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The Smithereens with Marshall Crenshaw
Southern Theatre : Columbus, Ohio : July 28, 2018
|Out Of The Blue
Publications Association, LLC
The Smithereens are, if anything, the archetypical American Power Pop band. They have spent years languishing in
obscurity. They have also enjoyed brushes with mainstream success. Unfortunately, that success never reached the
levels of contemporaries like Pearl Jam, Nirvana, or Gin Blossoms. Ultimately, they have ended up a cult band,
passionately loved by their loyal followers but unknown elsewhere.
When Smithereens singer-songwriter Pat DiNizio died in December, it seemed for many to be the end of this
long-lived band. Much to their credit, The Smithereens were beloved by fellow Power Pop artists with similar cult
followings. Rather than cancelling upcoming shows, The Smithereens were joined by several guest vocalists from
those cult bands, playing a series of Pat DiNizio tribute shows. Of those guest vocalists, most notable have been
Gin Blossoms’ Robin Wilson and veteran singer-songwriter Marshall Crenshaw.
This past summer, The Smithereens embarked upon a concert tour featuring Crenshaw as guest vocalist.
This entourage visited Columbus on July 28, performing at the Southern Theater. This historic venue proved
to be an appropriate setting for The Smithereens to receive an outpouring of love from their Central Ohio fans.
When this tour was announced, I had reservations. While I enjoy both The Smithereens and Marshall Crenshaw,
the artists are known for dramatically different sounds. The Smithereens mated dirty guitars with Pat DiNizio’s
gruff-but-soulful East Coast croon. Crenshaw has been hailed as the rightful heir to both Buddy Holly and
John Lennon, creating a jangly and rootsy brand of Power Pop with his sweet Midwestern tenor. The common
bond was their artistry of melodic and hook-laden songs. Would this combination work? We would soon find out.
Opening the show with The Smithereens’ near-signature song, “Behind the Wall of Sleep,” it was apparent that
Marshall Crenshaw was not out to imitate DiNizio. Visually, the singer was intentionally set apart from the band.
Smithereens Jim Babjak, Dennis Diken, and Mike Mesaros wore all black, while Crenshaw donned a pink sport shirt
and a snap-brim cap. Vocally, his sweet tenor shone through, giving the songs a feel rooted in mid-period Beatles.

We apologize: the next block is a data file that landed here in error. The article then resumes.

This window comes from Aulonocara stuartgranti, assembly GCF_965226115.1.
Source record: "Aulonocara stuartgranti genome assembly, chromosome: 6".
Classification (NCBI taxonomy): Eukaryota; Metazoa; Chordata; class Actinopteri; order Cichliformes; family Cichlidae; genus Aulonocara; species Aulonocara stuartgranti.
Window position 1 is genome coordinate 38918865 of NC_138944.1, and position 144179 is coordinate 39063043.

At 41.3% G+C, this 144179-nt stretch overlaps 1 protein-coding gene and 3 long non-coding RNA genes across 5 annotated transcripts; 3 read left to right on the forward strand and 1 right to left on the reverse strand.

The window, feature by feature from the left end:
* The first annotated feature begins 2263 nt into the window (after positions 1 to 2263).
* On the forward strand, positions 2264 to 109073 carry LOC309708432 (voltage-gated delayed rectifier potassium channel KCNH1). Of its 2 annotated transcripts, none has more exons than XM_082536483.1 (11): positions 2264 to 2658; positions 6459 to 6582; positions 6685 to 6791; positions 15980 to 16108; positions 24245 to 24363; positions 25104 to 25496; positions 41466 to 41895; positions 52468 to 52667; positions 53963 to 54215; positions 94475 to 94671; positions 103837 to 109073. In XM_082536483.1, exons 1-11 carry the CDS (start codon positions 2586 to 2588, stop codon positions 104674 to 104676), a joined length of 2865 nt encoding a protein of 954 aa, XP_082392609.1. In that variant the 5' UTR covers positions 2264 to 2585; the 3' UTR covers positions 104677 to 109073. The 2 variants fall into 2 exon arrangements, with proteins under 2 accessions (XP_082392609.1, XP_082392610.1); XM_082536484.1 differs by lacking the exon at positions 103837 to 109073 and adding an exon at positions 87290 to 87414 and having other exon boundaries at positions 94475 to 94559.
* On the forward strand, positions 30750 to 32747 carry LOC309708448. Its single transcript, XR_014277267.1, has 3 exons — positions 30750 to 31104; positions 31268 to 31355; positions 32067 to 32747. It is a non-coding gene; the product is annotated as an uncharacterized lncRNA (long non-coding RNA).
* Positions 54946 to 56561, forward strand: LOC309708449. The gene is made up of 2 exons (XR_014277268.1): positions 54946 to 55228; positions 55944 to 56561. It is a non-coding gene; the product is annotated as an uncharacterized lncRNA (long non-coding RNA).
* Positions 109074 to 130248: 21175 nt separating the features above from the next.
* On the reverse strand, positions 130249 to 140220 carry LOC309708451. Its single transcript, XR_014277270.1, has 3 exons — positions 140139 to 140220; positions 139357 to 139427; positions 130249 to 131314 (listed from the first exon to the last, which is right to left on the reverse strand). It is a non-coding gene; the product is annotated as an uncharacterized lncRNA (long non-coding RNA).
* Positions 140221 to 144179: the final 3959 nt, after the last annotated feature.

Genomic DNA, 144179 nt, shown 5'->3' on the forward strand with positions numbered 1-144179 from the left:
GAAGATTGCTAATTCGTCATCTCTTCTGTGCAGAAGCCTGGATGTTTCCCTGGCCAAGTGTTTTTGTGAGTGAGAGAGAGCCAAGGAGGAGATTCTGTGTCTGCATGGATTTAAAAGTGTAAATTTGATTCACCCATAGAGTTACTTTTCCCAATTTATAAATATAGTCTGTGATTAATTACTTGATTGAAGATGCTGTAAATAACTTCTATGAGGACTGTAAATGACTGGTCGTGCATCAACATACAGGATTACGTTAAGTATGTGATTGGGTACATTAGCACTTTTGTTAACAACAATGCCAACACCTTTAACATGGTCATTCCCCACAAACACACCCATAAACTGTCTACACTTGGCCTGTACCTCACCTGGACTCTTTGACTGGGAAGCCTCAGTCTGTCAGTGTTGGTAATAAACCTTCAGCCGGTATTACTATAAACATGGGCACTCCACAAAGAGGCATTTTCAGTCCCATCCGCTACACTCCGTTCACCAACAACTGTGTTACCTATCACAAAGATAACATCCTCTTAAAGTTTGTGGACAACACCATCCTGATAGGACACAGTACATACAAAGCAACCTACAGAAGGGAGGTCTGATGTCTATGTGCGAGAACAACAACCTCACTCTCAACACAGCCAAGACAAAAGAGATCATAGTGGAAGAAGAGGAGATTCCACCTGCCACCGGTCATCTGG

Crenshaw’s vocal timbre evokes a matured Buddy Holly, while his behind-the-beat phrasing owes a debt to
John Lennon, circa 1966. This was a very good thing, as it brought out the quasi-psychedelic feel of many
While Crenshaw performed commendably on the up-tempo numbers like “Top of the Pops,” he especially excelled
on the slower and quieter songs. He found a beautifully soulful niche on romantic tunes “In a Lonely Place,”
“Cut Flowers,” and “Especially for You.” The singer channeled the heartbreak and pathos of DiNizio’s lyrics, equal
to the songwriter himself.
This pathos also came through as various Smithereens paid tribute to their departed leader. Bassist Mike Mesaros
recalled how the band practiced in the basement of Pat DiNizio’s childhood home, which was a perfect lead to the
heartfelt “House We Used to Live In.” Both drummer Dennis Diken and guitarist Jim Babjak seemed choked up as
they spoke lovingly of their bandmate.
In introducing his lead vocal spotlight, “White Castle Blues,” Jim Babjak admitted his delight in playing the fast food
chain’s hometown. He also used the opportunity to discuss the recent death of his wife, Betty, from pancreatic cancer,
and how White Castle set up a scholarship fund in her honor. Several White Castle executives sat in the front row,
appreciative of the free advertising granted by Babjak’s tongue-in-cheek number.
Slightly later, Dennis Diken revealed that Marshall Crenshaw played keyboards and guitar on the band’s full-length
debut “Especially for You,” albeit under the alias “Jerome Jerome.” As a further nod to their guest vocalist,
the drummer introduced the Rockabilly-flavored “Crazy Mixed-Up Kid” as a song that could easily have been written
by Marshall Crenshaw himself! The comparison was apt, as the night’s interpretation sounded like an outtake from
the singer’s 1982 debut album.
As the concert progressed, fans were treated to songs from all phases of The Smithereens’ 38-year career.
Not just original compositions, but also influential covers from the likes of The Beatles, Beach Boys, and Buddy Holly.
A highlight came when Marshall Crenshaw put down his guitar and exited the stage. Babjak, Mesaros, and Diken
seamlessly segued into The Who’s instrumental “Sparks,” which elicited a well-deserved round of applause.
Many fans sang along with Smithereens’ irresistible melodies, a totally appropriate form of late Baby Boom
and Generation X nostalgia. All songs were greeted with enthusiastic applause, especially the closing encore,
“Blood and Roses.” The haunting melody, driven by an unforgettable minor-key bass line, is one of those songs
that should have been a bigger hit than it was. Then again, that seems to be the story of The Smithereens:
major talents who should have been much bigger stars then they are. Of course, that level of success would
have denied Central Ohio fans the opportunity to see this fantastic band pay tribute to their fallen singer in such
an intimate, beautiful venue.